My principal efforts since Nov '16 have been. in order of composition:

Mass Insanity

Me And The Blue-Wave

Robert Gould Shaw

Posted Sat Jul 25 14:40:59 2020

November 15, 2018 ~ 1327 words

Me And The Blue Wave

Voters deprived of good information are helpless to make effective choices. Voters lulled into a false sense of "being informed" are even more susceptible to erroneous data. Would I be taking things too far to assert that Orwell's fictitious "Ministry of Truth" (as in his novel 1984) has now become fact? Think CNN and its "MSM" colleagues. Orwell's knack for historical prescience looms more startling with every turn of the calendar.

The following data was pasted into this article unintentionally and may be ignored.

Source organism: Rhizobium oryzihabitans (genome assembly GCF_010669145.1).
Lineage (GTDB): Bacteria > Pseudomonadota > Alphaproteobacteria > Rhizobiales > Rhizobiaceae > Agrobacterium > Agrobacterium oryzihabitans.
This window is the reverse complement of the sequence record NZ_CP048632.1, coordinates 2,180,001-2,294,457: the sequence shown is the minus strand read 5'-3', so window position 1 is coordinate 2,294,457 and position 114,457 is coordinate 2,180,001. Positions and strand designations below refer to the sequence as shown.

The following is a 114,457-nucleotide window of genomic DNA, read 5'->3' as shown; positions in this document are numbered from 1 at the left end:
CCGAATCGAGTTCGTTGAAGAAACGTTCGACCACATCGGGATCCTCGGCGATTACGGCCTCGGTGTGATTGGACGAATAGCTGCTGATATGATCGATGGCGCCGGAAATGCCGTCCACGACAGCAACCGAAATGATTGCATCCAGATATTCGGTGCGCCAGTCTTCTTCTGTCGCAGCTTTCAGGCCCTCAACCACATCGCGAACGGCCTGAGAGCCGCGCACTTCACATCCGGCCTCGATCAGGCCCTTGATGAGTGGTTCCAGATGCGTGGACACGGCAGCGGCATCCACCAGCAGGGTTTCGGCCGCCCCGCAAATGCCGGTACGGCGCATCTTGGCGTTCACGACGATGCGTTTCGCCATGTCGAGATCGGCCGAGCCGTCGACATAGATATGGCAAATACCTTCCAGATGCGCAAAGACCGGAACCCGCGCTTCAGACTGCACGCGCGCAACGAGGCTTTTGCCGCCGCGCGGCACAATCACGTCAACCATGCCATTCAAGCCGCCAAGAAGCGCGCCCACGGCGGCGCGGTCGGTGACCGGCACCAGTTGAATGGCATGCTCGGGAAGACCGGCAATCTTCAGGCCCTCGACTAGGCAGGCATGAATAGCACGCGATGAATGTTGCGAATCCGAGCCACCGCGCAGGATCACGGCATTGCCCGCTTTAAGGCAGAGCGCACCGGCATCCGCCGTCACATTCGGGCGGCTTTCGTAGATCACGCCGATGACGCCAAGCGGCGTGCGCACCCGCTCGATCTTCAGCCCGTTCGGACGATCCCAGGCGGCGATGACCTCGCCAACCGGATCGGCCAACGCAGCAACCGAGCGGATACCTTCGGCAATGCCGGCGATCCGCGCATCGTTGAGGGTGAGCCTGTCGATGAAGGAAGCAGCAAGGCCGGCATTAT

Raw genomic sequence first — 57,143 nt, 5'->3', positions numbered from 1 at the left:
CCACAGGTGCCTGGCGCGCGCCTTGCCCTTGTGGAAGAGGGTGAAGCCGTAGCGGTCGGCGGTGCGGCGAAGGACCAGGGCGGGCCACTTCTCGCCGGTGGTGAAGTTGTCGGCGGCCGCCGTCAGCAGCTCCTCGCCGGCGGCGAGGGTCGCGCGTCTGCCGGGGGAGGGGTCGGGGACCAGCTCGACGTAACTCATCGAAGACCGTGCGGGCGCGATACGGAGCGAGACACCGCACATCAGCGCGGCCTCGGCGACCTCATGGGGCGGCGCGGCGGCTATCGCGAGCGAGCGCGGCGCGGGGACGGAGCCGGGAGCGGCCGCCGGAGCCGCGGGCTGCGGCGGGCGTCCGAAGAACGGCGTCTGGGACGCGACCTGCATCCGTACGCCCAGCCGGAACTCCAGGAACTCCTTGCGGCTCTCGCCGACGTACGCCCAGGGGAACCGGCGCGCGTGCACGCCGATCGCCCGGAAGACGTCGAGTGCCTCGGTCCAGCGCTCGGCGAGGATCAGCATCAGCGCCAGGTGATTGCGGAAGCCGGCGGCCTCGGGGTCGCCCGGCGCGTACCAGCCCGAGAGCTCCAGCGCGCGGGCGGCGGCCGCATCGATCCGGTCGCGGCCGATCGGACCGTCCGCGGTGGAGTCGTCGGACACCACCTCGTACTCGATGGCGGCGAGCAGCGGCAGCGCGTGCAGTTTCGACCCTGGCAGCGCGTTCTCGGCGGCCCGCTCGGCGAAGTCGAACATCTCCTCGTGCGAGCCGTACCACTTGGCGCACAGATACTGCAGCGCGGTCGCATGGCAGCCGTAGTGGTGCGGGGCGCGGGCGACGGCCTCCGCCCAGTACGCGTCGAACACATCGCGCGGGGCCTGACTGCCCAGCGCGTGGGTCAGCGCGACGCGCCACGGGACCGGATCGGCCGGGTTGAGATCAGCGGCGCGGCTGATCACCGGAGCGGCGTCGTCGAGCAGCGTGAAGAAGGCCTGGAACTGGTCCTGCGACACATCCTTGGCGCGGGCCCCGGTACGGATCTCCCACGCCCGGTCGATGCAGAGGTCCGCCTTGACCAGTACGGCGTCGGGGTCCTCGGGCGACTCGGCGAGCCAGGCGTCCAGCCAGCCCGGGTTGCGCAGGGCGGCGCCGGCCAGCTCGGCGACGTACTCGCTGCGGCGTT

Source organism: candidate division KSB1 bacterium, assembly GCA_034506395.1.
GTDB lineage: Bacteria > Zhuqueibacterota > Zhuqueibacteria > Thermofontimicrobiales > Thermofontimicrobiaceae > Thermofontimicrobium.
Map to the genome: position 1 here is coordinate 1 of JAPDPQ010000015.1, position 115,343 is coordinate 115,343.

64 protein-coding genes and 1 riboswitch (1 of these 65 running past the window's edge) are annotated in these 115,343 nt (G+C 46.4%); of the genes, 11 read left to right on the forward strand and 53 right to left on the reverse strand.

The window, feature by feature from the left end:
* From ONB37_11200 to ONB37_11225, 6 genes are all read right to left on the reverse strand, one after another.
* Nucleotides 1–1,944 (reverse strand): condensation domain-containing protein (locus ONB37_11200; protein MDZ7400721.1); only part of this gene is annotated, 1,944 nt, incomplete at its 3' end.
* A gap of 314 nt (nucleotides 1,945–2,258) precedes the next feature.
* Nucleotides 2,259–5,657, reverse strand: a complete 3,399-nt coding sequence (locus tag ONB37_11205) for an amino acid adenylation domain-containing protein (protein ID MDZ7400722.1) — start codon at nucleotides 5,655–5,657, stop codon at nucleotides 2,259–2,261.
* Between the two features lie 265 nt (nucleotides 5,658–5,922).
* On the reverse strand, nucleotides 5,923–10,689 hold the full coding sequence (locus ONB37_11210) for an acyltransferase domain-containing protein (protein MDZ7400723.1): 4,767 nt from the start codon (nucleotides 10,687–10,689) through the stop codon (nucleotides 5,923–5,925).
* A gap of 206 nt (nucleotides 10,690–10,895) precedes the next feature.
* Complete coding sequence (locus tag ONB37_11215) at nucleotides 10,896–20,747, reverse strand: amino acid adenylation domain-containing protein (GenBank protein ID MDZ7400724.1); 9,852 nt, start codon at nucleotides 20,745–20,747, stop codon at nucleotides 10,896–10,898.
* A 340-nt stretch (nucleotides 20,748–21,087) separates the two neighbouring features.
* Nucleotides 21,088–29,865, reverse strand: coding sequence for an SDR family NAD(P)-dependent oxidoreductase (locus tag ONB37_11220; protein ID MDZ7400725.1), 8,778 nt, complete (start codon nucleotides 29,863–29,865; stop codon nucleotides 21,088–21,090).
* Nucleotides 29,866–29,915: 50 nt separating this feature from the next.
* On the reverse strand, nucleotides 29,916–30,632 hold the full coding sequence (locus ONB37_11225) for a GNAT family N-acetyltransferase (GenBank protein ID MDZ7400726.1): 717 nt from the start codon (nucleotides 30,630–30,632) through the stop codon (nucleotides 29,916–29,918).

During the run-up to the recent election, I consoled myself with this thought: surely the citizens of this great land would never return power to the group now revealed to be guilty of genuinely high crimes, involving the top ranks of the DOJ and FBI leadership, and corrupting some of our major national security institutions (think FISA and NSA). Surely, as I say, such an oversight, such a miscalculation, would be simply beyond the pale for our voters.

Granted, the midterms are not focussed in any preeminent fashion on national issues. On the hustings, the contests are diffuse in their foci, with local and county matters often stirring voters' passions far more than goings-on in Washington D.C.

But still, it would require a deliberate act of short-sightedness not to include in the balance a mandate on the presidency. I lack the expertise needed to quantify the degree to which it was a vote for-or-against Trump, but some of the votes cast must have been intended to record sentiments on that question.